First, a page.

As a band leader, conductor, performer and teacher, Mike Daniels has making music at WMC for many years. He's been keeping busy over lockdown, but cannot wait to get back into the Centre once again.
We caught up with him to discuss what he's been up to for the past few months and why live music matters to him...
As soon as lockdown started, I went about discovering how to earn a living without leaving the four walls of my home office that has become a recording studio, broadcasting room and hub of Zoom, Teams and Meets sessions. Manically practising, recording and persuading I, along with many other musicians and performers faced this sea change which forced me to adapt and took it on. Most of my trumpet teaching went online immediately, which actually went extremely well with students and parents particularly appreciating the ‘normality’ of what was provided under abnormal conditions. At the same time I knew that all my other regular musical commitments could in some way be delivered online, but more importantly that contact was imperative to keep momentum going and indeed the morale of people who love, and live to make music with others.
Despite missing our concert at Easter, Jazz Factory (now nearly completing 22 years of jazz workshops at the WMC) continued on Zoom on Monday evenings from April and our numbers even went up. Two from Australia, one each from Portugal and Guernsey and all of our regulars enjoyed a term of webinars and concentrated online learning with the tutors providing innovative new ways to learn how to play jazz and produce lockdown recordings. The final virtual concert was a great success with 45 minutes of recorded videos including a massed performance of Blue Skies and In Walked Bud.
Like all groups, Cantamus Chamber Choir had to cancel concerts at Holy Trinity as well as our regular Autumn WMC event and all other plans for 2020 but we have kept going online with warm ups, singing to carefully recorded backing tracks, chats and in July took part in a live online Choir show run by Matt Finch. 350 tickets sold and 13 choirs each producing a lockdown video - Friday 21st August at 6pm is the launch for our YouTube channel with a recording of And so it goes, do sign up!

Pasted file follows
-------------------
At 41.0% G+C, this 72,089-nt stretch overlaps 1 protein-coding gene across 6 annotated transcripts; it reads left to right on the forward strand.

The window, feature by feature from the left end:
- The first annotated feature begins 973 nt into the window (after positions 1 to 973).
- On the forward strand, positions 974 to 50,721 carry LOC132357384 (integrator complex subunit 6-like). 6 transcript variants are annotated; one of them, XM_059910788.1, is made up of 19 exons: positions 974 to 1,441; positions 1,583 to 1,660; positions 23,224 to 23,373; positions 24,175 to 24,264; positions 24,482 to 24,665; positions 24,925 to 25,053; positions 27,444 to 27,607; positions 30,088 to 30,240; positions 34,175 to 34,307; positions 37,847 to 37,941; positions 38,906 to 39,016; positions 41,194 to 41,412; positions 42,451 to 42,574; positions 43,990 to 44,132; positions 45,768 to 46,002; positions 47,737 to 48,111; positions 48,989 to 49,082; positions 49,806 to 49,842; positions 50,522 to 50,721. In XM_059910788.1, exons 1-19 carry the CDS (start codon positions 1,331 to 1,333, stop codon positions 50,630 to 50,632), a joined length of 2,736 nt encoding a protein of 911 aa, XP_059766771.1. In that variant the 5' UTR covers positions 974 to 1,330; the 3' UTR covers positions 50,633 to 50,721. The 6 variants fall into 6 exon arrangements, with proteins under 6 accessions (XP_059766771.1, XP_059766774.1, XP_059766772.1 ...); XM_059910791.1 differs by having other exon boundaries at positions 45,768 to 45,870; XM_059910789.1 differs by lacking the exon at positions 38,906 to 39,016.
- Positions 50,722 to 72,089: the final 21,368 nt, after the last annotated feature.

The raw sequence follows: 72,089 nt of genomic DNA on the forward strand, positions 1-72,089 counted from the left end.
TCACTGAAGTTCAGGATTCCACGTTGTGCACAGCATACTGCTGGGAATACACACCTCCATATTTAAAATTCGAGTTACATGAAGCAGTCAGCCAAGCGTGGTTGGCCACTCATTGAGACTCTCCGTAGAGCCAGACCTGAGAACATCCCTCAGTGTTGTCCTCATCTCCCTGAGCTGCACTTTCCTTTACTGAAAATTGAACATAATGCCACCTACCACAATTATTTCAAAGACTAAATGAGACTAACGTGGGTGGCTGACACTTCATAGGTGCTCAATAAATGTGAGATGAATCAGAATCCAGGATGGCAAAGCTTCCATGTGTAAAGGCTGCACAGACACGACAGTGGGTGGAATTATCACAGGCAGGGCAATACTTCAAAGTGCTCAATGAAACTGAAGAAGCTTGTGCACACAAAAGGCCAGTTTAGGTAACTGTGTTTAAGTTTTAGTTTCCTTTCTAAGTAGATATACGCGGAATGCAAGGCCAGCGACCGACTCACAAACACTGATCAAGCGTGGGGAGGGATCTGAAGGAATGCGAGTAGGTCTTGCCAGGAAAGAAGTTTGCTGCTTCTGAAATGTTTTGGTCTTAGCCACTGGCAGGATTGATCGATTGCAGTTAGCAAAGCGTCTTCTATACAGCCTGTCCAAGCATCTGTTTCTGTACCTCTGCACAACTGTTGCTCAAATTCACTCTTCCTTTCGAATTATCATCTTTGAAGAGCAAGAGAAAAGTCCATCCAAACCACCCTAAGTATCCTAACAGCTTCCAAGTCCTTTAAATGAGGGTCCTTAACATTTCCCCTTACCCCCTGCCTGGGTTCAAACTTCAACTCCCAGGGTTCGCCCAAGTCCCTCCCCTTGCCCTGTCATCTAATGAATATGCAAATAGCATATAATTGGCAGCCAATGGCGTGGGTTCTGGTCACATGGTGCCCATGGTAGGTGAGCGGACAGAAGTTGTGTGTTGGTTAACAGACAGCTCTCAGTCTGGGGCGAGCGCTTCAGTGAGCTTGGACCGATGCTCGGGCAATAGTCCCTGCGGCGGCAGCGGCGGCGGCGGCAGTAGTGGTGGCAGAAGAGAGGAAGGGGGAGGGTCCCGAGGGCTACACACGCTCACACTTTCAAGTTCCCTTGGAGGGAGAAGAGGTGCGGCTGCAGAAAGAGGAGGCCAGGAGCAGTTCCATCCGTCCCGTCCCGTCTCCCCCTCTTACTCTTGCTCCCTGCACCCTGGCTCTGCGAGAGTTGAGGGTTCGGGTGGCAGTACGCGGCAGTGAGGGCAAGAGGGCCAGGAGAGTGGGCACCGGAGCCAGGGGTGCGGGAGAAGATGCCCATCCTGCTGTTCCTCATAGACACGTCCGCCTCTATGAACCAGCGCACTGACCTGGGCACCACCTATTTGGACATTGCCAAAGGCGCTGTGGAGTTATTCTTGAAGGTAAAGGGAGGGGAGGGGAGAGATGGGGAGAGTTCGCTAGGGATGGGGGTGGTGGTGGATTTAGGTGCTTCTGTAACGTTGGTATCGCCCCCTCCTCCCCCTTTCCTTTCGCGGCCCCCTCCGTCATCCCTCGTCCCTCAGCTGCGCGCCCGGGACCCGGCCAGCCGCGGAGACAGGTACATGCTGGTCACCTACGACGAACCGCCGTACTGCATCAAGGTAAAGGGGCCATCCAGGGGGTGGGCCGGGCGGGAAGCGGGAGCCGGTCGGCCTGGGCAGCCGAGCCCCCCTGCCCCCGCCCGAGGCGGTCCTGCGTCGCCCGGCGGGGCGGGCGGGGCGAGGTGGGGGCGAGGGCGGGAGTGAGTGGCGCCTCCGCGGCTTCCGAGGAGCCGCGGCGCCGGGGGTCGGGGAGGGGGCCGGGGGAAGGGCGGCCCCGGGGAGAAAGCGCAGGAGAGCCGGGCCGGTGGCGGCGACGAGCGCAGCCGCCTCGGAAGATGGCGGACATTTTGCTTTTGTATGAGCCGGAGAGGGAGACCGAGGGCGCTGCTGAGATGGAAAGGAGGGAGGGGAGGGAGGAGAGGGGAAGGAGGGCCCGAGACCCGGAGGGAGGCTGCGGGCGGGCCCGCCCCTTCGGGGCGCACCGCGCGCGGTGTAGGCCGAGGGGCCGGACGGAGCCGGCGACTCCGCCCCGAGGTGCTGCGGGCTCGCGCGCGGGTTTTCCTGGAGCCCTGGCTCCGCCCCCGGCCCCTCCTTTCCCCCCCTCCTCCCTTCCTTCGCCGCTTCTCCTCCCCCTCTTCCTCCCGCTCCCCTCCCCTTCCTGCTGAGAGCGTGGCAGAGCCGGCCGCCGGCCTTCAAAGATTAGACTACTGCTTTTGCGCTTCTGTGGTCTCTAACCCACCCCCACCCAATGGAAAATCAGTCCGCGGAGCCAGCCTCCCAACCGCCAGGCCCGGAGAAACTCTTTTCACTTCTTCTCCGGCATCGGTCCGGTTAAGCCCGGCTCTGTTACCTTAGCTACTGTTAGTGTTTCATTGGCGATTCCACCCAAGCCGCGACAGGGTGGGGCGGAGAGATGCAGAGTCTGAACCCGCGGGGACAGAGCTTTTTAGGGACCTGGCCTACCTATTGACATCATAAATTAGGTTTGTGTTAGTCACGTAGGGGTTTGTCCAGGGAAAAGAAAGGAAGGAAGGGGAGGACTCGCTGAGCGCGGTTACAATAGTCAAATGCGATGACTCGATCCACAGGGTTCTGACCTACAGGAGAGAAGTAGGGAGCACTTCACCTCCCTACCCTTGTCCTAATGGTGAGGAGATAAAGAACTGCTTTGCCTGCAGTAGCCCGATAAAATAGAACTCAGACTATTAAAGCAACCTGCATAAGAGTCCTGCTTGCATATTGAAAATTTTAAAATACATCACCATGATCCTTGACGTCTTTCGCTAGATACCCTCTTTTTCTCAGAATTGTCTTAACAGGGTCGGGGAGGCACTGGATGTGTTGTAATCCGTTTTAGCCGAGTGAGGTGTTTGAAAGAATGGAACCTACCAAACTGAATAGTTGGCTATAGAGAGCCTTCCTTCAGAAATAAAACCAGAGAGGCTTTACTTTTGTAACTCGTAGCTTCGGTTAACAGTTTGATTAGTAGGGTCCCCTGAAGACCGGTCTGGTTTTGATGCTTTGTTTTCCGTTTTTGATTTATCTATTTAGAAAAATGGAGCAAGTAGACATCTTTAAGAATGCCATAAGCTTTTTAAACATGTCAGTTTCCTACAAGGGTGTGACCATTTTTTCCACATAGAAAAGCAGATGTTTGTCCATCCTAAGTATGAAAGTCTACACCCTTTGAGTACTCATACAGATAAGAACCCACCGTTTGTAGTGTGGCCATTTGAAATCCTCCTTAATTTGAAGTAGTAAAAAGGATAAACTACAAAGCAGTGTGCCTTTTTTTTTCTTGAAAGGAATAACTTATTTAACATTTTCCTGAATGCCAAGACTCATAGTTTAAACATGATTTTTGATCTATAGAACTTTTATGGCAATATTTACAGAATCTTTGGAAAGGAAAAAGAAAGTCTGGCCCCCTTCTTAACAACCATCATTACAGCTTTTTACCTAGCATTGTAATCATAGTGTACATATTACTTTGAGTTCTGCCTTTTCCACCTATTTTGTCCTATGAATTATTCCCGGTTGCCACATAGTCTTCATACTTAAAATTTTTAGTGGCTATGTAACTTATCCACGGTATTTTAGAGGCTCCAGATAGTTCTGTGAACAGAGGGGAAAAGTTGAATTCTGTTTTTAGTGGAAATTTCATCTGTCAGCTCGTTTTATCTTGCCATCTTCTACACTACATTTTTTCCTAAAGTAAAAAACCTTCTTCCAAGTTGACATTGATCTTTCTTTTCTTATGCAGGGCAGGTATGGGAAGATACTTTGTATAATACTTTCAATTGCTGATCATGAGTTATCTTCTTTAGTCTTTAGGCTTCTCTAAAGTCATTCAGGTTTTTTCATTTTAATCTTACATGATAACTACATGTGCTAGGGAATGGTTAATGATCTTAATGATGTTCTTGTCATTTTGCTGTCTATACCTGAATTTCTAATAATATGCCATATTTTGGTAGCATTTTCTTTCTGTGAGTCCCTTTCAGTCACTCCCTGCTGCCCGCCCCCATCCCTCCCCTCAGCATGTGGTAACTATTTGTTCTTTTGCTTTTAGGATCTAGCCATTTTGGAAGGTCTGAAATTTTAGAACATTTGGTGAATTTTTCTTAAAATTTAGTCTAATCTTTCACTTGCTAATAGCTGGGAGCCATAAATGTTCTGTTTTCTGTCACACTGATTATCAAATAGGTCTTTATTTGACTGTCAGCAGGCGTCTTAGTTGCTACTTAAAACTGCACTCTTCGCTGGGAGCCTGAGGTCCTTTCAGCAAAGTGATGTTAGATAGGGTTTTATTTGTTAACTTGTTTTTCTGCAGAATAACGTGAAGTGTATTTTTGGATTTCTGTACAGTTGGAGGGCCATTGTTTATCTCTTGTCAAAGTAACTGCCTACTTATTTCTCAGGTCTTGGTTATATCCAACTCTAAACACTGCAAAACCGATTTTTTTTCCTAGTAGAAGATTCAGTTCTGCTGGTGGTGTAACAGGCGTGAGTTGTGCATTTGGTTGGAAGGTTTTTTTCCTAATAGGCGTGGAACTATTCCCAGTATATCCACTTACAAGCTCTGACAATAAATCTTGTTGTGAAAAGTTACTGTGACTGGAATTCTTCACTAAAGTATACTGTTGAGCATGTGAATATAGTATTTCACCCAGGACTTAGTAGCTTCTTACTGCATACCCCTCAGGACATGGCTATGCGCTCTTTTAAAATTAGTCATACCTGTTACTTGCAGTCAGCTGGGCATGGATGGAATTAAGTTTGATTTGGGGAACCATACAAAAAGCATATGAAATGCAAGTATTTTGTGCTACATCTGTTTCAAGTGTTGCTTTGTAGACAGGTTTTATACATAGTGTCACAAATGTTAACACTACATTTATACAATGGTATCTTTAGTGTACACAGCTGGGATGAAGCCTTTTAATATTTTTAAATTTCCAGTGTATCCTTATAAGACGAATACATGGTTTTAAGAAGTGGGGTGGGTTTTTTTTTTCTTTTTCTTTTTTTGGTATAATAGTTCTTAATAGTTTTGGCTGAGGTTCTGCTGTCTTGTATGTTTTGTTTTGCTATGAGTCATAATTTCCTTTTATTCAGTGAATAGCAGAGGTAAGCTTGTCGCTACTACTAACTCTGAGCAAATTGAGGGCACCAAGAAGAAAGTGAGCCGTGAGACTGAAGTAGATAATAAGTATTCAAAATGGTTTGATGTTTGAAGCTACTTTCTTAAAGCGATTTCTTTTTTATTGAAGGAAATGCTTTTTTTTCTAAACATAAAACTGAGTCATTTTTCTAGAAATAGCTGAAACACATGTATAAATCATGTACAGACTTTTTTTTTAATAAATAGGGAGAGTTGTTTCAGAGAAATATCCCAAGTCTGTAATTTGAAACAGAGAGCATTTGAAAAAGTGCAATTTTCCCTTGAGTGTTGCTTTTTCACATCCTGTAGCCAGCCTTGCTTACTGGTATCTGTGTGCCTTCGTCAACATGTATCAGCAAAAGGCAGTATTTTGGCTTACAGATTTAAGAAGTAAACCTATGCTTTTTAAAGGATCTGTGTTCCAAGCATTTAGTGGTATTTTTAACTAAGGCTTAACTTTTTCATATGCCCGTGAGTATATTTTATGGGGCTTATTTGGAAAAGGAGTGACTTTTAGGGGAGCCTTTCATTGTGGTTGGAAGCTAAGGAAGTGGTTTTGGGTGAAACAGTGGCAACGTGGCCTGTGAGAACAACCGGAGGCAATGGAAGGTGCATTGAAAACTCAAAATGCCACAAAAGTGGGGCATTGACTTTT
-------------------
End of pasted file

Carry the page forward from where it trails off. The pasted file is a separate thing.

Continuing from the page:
In June I was utterly thrilled to get our Saturday morning workshops, the rebranded Wiltshire Jazz Academy launched with 17 young musicians cracking on with playing jazz. This partnership with NYJO has blossomed and we’re looking forward to the Autumn and a new project with WYJO. Hats off (and I’ve a few!) to Adam, James and Maud for persevering and delivering such wonderful opportunities for our promising young musicians through these adverse circumstances.
Along with all that, tutoring the Virtual WEYO course and playing and singing in numerous virtual recordings for a plethora of people, even getting together in a garden with good friends for a socially distant sing (been waiting 5 months to put that in print!), the five months that changed the world has been ok, I am an eternal optimist!
Musicians need to create music and audiences need to listen and I’m pretty hopeful that the coming months, though equally challenging will bring them together online, and I really hope sooner rather than later, in the concert halls of the UK. When I eventually end up in front of a group of musicians making music for an audience in the WMC it won’t be too soon. To enjoy the buzz of a busy music centre and see the joy it brings is what makes the WMC what it is, a hive of creative activity with the world’s musicians at its fingertips, from the newest beginner to the most accomplished. A rare place, and one worth fighting for.
The most important thing during lockdown has been keeping people engaged with music and the arts, whether in the frustrating world of Zoom or discovering online resources and performances because without relevant culture, society is a soulless void. Youngsters need normality in this abnormal world and it is our job to provide them with excellent guidance so they can return in the future in our live music venues.
I’ve re-found my interest in music technology as a tool to enable music making and learnt to deliver music online with only the chat box for audience feedback, and that is what is missing. However well we cope with the current situation there is no alternate to live communication. Music is a language and needs that physical closeness to experience it, just as people need closeness, not distance which is far from social!
So, I am looking forward to working with anyone I make music with again, including Wiltshire Young Musicians who, under the sterling leadership of Matthew Thorpe produced lockdown videos and I’ve arranged a version of Hymn to Freedom by Oscar Peterson for the West Wiltshire Concert Band to start in September. What better way to start our march to a better world than that?